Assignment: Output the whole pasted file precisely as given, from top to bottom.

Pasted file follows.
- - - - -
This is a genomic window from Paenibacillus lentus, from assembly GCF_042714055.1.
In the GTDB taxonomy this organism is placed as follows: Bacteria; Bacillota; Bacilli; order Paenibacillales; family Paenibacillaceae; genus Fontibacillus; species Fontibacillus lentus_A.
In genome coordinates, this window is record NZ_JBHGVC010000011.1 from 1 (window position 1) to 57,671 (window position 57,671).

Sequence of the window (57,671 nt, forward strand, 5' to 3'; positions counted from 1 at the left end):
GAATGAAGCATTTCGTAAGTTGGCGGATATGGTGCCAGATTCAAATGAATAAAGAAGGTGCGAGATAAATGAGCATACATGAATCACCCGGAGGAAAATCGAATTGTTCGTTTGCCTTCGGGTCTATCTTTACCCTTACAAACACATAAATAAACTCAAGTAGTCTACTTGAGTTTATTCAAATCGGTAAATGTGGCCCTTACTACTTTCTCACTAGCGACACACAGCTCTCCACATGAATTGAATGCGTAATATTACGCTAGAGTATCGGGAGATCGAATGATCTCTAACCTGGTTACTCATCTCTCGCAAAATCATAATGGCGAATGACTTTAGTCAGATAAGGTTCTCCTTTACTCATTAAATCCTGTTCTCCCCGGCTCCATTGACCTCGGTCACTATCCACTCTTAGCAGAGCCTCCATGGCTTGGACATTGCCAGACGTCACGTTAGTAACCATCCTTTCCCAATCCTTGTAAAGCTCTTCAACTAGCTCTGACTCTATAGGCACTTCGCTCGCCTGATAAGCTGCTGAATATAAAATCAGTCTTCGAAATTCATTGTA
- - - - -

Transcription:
This is a genomic window from Paenibacillus lentus, from assembly GCF_042714055.1.
In the GTDB taxonomy this organism is placed as follows: Bacteria; Bacillota; Bacilli; order Paenibacillales; family Paenibacillaceae; genus Fontibacillus; species Fontibacillus lentus_A.
In genome coordinates, this window is record NZ_JBHGVC010000011.1 from 1 (window position 1) to 57,671 (window position 57,671).

Sequence of the window (57,671 nt, forward strand, 5' to 3'; positions counted from 1 at the left end):
GAATGAAGCATTTCGTAAGTTGGCGGATATGGTGCCAGATTCAAATGAATAAAGAAGGTGCGAGATAAATGAGCATACATGAATCACCCGGAGGAAAATCGAATTGTTCGTTTGCCTTCGGGTCTATCTTTACCCTTACAAACACATAAATAAACTCAAGTAGTCTACTTGAGTTTATTCAAATCGGTAAATGTGGCCCTTACTACTTTCTCACTAGCGACACACAGCTCTCCACATGAATTGAATGCGTAATATTACGCTAGAGTATCGGGAGATCGAATGATCTCTAACCTGGTTACTCATCTCTCGCAAAATCATAATGGCGAATGACTTTAGTCAGATAAGGTTCTCCTTTACTCATTAAATCCTGTTCTCCCCGGCTCCATTGACCTCGGTCACTATCCACTCTTAGCAGAGCCTCCATGGCTTGGACATTGCCAGACGTCACGTTAGTAACCATCCTTTCCCAATCCTTGTAAAGCTCTTCAACTAGCTCTGACTCTATAGGCACTTCGCTCGCCTGATAAGCTGCTGAATATAAAATCAGTCTTCGAAATTCATTGTA